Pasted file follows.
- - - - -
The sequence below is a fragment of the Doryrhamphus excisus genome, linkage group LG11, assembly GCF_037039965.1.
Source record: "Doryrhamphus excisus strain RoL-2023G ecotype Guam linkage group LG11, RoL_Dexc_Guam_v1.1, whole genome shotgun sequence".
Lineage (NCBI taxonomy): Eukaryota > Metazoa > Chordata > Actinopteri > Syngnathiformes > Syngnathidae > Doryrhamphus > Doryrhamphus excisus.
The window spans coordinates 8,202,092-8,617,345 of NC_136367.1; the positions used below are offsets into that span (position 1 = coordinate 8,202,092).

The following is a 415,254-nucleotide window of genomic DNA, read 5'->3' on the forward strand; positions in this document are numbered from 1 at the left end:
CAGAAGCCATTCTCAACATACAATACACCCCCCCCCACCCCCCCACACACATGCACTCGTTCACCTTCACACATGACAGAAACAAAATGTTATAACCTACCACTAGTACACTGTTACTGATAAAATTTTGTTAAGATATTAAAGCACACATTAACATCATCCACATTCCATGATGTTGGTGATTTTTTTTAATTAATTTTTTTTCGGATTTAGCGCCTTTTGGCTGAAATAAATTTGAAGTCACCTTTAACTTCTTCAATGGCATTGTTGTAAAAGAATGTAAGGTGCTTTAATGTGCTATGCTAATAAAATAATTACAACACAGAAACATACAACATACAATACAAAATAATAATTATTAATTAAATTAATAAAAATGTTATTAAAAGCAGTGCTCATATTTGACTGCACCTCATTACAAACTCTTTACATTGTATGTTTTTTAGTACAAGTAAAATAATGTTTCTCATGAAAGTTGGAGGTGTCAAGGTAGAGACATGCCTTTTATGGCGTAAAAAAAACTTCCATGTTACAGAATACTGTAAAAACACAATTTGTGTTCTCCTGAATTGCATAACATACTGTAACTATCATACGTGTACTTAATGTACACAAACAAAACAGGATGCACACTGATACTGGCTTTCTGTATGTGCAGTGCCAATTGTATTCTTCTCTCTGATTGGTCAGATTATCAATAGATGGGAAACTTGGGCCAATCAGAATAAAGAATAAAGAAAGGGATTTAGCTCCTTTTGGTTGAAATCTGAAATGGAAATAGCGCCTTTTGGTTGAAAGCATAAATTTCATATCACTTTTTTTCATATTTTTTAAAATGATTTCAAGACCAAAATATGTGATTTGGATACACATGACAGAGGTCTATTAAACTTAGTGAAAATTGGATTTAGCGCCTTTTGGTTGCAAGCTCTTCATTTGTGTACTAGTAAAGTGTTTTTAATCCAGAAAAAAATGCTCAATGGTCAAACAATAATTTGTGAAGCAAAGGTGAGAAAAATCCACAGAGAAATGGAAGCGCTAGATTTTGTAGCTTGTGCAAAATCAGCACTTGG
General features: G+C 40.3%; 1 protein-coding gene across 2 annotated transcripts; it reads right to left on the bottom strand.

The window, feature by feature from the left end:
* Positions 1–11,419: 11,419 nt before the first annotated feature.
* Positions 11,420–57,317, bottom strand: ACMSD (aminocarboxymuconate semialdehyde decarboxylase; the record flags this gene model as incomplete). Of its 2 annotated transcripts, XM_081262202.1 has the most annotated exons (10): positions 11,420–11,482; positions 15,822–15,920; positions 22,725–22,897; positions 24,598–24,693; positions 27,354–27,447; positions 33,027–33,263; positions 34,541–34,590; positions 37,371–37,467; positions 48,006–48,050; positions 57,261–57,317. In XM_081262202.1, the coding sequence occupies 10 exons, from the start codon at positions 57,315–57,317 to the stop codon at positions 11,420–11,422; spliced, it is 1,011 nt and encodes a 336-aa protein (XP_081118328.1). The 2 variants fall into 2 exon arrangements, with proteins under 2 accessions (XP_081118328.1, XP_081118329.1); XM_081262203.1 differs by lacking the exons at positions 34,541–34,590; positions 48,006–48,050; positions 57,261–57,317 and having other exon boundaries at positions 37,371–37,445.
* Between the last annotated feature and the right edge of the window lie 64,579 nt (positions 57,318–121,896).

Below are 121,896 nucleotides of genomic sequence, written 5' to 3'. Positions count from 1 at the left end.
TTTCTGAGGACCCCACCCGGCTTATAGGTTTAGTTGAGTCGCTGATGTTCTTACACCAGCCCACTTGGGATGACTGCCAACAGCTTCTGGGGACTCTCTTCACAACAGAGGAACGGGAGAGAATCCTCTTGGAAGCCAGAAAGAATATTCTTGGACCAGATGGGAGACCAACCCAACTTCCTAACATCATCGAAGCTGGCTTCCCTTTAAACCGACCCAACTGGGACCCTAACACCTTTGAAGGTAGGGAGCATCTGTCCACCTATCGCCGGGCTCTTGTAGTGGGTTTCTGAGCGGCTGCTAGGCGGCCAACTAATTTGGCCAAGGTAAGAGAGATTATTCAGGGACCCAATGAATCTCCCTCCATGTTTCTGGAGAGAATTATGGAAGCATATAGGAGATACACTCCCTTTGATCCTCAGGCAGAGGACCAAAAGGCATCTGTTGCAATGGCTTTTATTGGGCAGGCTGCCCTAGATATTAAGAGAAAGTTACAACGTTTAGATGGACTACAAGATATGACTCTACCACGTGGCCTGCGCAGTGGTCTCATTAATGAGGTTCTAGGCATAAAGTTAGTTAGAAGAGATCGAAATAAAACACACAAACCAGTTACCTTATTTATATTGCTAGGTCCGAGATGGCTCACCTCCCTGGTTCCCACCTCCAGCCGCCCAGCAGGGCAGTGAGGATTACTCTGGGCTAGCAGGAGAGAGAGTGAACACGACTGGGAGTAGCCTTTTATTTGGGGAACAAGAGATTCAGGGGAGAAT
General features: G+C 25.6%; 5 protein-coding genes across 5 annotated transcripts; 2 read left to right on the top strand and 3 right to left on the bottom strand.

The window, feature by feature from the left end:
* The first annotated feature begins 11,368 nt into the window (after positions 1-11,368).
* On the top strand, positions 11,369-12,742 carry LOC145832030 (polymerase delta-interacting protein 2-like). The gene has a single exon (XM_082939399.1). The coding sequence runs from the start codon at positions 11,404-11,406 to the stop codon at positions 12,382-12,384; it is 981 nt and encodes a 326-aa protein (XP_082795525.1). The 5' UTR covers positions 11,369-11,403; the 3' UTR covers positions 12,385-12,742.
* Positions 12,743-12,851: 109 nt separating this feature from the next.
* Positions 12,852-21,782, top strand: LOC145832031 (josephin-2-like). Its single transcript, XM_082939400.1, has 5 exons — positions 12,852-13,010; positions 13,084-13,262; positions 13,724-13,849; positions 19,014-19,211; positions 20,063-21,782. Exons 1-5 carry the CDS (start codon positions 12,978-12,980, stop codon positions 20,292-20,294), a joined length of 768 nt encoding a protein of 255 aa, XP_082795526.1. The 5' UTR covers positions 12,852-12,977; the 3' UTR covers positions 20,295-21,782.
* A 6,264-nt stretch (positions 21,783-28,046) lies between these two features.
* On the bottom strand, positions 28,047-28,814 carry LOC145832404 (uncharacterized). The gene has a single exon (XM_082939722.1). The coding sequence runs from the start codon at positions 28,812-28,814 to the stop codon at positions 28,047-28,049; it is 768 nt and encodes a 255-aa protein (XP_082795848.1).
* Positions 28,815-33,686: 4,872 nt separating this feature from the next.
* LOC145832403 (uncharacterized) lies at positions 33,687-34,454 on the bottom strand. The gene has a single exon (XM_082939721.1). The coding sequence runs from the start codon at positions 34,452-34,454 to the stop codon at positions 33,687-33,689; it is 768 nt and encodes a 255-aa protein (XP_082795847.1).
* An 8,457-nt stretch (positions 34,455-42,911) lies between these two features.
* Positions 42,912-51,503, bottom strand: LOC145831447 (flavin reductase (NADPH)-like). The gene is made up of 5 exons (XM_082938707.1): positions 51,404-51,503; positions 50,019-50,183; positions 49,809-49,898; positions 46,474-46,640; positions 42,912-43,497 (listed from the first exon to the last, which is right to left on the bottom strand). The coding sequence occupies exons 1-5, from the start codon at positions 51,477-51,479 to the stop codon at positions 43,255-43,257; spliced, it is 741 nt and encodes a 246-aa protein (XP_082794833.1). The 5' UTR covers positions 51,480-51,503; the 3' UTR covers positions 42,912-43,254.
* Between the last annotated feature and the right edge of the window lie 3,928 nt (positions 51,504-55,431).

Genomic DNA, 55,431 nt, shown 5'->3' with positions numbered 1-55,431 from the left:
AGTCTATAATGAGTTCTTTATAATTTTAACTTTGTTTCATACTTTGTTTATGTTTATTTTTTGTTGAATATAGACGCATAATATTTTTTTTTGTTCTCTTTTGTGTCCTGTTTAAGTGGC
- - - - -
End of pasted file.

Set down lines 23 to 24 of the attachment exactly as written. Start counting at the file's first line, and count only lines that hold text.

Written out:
* LOC145832403 (uncharacterized) lies at positions 33,687-34,454 on the bottom strand. The gene has a single exon (XM_082939721.1). The coding sequence runs from the start codon at positions 34,452-34,454 to the stop codon at positions 33,687-33,689; it is 768 nt and encodes a 255-aa protein (XP_082795847.1).
* An 8,457-nt stretch (positions 34,455-42,911) lies between these two features.